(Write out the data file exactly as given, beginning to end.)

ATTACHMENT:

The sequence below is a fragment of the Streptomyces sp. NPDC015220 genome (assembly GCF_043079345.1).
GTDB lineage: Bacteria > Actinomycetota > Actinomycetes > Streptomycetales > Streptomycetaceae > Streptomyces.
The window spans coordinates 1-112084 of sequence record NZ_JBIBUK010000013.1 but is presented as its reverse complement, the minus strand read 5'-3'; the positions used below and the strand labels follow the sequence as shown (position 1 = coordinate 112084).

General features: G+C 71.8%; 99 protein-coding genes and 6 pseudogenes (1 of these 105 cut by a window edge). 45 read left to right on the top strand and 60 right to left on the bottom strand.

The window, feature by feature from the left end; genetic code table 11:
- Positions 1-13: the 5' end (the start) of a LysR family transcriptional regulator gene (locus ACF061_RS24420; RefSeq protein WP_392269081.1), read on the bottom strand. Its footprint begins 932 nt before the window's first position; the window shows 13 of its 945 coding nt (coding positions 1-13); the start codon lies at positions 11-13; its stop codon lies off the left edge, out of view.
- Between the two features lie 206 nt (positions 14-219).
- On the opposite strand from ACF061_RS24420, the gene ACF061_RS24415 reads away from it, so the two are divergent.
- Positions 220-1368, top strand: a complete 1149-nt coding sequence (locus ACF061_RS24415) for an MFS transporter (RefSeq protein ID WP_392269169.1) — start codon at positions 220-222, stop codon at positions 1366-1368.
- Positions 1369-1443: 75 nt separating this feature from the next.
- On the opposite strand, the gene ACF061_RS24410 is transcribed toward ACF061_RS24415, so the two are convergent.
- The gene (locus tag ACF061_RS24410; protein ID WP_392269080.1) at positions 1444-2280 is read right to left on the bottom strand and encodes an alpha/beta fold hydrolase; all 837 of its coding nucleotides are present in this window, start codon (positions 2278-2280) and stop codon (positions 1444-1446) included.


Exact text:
The sequence below is a fragment of the Streptomyces sp. NPDC015220 genome (assembly GCF_043079345.1).
GTDB lineage: Bacteria > Actinomycetota > Actinomycetes > Streptomycetales > Streptomycetaceae > Streptomyces.
The window spans coordinates 1-112084 of sequence record NZ_JBIBUK010000013.1 but is presented as its reverse complement, the minus strand read 5'-3'; the positions used below and the strand labels follow the sequence as shown (position 1 = coordinate 112084).

General features: G+C 71.8%; 99 protein-coding genes and 6 pseudogenes (1 of these 105 cut by a window edge). 45 read left to right on the top strand and 60 right to left on the bottom strand.

The window, feature by feature from the left end; genetic code table 11:
- Positions 1-13: the 5' end (the start) of a LysR family transcriptional regulator gene (locus ACF061_RS24420; RefSeq protein WP_392269081.1), read on the bottom strand. Its footprint begins 932 nt before the window's first position; the window shows 13 of its 945 coding nt (coding positions 1-13); the start codon lies at positions 11-13; its stop codon lies off the left edge, out of view.
- Between the two features lie 206 nt (positions 14-219).
- On the opposite strand from ACF061_RS24420, the gene ACF061_RS24415 reads away from it, so the two are divergent.
- Positions 220-1368, top strand: a complete 1149-nt coding sequence (locus ACF061_RS24415) for an MFS transporter (RefSeq protein ID WP_392269169.1) — start codon at positions 220-222, stop codon at positions 1366-1368.
- Positions 1369-1443: 75 nt separating this feature from the next.
- On the opposite strand, the gene ACF061_RS24410 is transcribed toward ACF061_RS24415, so the two are convergent.
- The gene (locus tag ACF061_RS24410; protein ID WP_392269080.1) at positions 1444-2280 is read right to left on the bottom strand and encodes an alpha/beta fold hydrolase; all 837 of its coding nucleotides are present in this window, start codon (positions 2278-2280) and stop codon (positions 1444-1446) included.